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Self-Care Practices For All Areas of Your life

When you think of self care, what do you see? 

You probably see a bubble bath in a luxurious, clawfoot tub that smells of rose petals and vanilla; a tall glass of chilled white wine; a warm, fluffy towel with maybe a lush face mask and a manicure ready to go. Well I hate that stuff, if anything it stresses me out and bores me more than relaxes me. 

There may be a reason for this. I stumbled upon an article from VeryWellMind.com and I found out that self care is not one-size-fits all. If you have social anxiety, going out with friends is likely to make you panic rather than calm you down. Similarly, if you hate sitting down in one space for a long time (like me), then a bubble bath won’t do you any good.

In order to truly feel happy and relaxed you must first assess your basic needs in order to figure out the best course of action. Whether you are craving mental, emotional, physical or social self-care, here are some ideas to get yourself feeling like you again!

Mental Self-Care

Mental self-care is all about making sure your inner self is at peace. In order to do this, you need to focus on activities which stimulate your thinking and ensure that you are filling your mind with things that make you feel good. In addition to this, you need to also practice self-affirming behaviors and compassion to maintain a healthy inner dialogue. If you are feeling especially dull, out of touch or like you have lost yourself, mental self-care may be what you need to focus on. Some things you can do are:

Do a puzzle 

Get an adult coloring book

Learn about a new subject that fascinates you to take a break from your normal studies/work

Read a new book that you have always wanted to read 

Emotional Self-Care

Emotional self-care involves making sure you have healthy coping mechanisms in order to acknowledge and express your feelings in a beneficial way on a daily basis. You have to make sure to set aside the time to deal with feelings like sadness, anger and jealousy so that those feelings don’t get bottled up. If you are realizing that you have a lot of pent-up emotions that keep on building and building with no escape, you should use some of these strategies to deal with your emotional self-care:

Have an honest heart-to-heart with a friend, parent or significant other where you let it all out and can gain a new perspective 

Get a journal to write down how you are feeling — often times when we write we get a new kind of clarity 

Get an interactive self-help book to have a structured way of working through how you are feeling. My personal favorite is Burn After Writing by Sharon Jones

Physical Self-Care

Physical self-care focuses on the relationship between your body and your mind. When you fuel your body correctly, you will feel like your mind is more at ease. Physical self-care is all about managing your health and wellness so that you can stay in order. This may be good for someone who doesn’t feel like themselves when they remain sedentary all day and who is always looking for a physical outlet. This may not sound exactly like you, but physical self care also extends to any action which supports the body/mind relationship. While it does not always have to be working out in a gym, if an often look like:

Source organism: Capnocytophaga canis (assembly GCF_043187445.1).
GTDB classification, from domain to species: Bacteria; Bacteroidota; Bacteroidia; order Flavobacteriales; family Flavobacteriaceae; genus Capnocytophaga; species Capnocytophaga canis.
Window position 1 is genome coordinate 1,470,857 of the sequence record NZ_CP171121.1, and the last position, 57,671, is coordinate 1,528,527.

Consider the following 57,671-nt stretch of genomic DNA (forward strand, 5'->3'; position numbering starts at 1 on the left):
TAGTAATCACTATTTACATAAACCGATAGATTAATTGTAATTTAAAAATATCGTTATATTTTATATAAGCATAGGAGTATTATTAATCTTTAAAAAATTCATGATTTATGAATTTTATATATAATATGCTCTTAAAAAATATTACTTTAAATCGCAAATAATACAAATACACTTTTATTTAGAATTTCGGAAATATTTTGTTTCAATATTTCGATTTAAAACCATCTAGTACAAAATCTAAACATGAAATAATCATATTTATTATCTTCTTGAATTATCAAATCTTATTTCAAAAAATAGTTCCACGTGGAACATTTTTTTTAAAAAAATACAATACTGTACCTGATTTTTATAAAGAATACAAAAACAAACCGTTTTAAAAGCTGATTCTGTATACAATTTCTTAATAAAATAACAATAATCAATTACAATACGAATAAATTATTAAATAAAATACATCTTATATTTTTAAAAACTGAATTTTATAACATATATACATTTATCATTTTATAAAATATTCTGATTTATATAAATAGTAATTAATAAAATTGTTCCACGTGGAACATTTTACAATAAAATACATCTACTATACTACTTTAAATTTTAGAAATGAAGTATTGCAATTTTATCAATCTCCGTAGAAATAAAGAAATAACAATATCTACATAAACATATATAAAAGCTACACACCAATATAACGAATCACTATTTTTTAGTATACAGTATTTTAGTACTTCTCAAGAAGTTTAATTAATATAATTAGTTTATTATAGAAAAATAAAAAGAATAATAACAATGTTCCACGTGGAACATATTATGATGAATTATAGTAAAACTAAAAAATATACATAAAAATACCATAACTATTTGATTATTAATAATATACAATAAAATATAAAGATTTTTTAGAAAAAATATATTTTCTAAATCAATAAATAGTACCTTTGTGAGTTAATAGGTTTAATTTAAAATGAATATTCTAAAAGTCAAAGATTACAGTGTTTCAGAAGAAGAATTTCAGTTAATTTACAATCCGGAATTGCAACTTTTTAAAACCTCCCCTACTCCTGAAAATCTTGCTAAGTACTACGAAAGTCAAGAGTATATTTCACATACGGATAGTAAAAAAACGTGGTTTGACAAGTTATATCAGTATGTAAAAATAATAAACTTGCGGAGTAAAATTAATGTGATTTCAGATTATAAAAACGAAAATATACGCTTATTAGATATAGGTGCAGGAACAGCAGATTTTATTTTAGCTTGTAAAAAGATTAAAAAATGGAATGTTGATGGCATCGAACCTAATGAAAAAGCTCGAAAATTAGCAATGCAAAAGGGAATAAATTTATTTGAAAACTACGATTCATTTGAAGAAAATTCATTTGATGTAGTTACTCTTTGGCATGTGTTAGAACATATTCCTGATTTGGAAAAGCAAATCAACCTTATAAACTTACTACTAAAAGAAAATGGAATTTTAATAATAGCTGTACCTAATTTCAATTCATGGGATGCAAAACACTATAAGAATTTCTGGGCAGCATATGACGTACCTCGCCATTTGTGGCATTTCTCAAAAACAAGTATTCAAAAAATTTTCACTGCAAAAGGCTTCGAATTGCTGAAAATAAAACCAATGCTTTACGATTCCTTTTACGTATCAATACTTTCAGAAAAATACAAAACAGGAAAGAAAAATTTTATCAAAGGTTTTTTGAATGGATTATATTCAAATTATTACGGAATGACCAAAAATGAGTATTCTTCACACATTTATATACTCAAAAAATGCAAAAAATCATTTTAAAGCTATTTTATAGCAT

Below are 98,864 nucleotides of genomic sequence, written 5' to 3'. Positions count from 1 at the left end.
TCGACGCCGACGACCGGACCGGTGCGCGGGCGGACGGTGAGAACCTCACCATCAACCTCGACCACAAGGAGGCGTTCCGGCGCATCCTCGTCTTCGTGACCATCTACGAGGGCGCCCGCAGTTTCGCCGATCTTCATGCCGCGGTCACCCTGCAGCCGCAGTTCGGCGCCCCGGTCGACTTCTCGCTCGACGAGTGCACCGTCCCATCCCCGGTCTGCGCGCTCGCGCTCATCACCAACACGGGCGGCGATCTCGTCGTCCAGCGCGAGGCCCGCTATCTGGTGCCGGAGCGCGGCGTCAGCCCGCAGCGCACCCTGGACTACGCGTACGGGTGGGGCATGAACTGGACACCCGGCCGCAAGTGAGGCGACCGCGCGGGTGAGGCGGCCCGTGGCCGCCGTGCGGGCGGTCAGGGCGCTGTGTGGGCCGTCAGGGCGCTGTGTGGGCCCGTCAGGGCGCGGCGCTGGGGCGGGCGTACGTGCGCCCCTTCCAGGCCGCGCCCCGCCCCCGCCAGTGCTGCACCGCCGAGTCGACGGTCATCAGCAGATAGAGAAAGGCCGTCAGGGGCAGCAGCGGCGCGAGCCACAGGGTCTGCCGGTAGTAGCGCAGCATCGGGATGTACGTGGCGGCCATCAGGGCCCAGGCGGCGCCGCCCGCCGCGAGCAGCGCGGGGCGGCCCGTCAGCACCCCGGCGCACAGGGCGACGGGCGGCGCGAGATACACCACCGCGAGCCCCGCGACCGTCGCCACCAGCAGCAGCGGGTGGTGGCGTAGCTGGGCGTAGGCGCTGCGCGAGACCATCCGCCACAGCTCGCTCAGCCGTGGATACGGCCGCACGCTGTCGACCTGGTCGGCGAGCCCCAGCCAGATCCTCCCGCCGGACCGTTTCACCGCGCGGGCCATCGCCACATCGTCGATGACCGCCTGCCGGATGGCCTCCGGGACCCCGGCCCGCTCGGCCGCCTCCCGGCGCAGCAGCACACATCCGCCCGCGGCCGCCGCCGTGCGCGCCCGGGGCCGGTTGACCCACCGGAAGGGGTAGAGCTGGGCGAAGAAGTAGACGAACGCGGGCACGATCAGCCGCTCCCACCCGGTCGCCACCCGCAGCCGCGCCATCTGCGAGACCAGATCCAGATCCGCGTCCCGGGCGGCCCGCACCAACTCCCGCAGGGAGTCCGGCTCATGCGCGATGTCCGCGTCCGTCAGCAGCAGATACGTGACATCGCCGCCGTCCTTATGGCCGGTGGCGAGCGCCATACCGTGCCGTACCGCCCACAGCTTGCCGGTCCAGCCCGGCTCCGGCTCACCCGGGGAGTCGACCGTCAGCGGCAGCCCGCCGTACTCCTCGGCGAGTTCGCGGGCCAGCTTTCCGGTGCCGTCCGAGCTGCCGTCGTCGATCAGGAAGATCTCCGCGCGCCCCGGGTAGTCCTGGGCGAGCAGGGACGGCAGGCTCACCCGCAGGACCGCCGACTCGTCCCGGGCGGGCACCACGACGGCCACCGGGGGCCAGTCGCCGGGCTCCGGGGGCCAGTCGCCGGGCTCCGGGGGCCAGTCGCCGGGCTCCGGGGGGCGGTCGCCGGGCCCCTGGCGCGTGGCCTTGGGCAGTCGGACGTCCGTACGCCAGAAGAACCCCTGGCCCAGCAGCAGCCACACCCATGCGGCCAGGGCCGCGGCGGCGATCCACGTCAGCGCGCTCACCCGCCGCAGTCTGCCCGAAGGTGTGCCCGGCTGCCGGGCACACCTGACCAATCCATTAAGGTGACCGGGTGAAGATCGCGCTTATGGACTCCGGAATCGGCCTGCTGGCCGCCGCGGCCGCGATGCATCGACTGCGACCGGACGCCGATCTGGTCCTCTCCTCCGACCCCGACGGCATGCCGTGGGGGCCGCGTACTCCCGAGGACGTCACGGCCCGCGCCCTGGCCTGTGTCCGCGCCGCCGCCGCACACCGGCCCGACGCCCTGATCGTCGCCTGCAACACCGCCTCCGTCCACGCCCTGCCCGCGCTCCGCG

Setting aside at least one hour per day to go for a walk, go to the gym, go for a bike ride or just doing something physical 

Getting a sufficient amount of sleep, and if you are not maybe consider taking a nap or going to sleep earlier 

Taking your medication as prescribed 

Eating foods that properly nourish your body

Social Self-Care

Social self-care is great for making time for friends and family, overall making the relationships in your life a priority. Oftentimes people feel better and more like themselves when surrounded by people who love them. While excess socialization tends to stress out an introvert, an extroverted individual may benefit from this. If you are feeling isolated, like you are missing out on things that life has to offer and you are in need of some bonding time with someone, social self-care practices are what you need. Consider:

Going out to dinner with your friends without a time limit so you can truly be in the moment 

Set aside time each day to call or facetime your family if you can’t see them all of the time 

Do something nice for one of your friends or family members so you can nurture and strengthen the relationship you have 


It is too common for college students to get caught up in their academics to realize that they need to be making themselves and their needs a priority. But what works for your friend to feel at ease may not work for you. In order to be optimizing your self-care, you need to focus on your own needs and wants and do what is best for you. Once you figure this out, you will (hopefully) feel like yourself again.

Rebecca Maxwell

Rochester '23

Rebecca is a junior at the University of Rochester studying political science and English. Outside of writing and editing for Her Campus, Rebecca is a self proclaimed coffee connoisseur and theater lover, with a passion for current events, feminism, health/beauty and all things food and drink.
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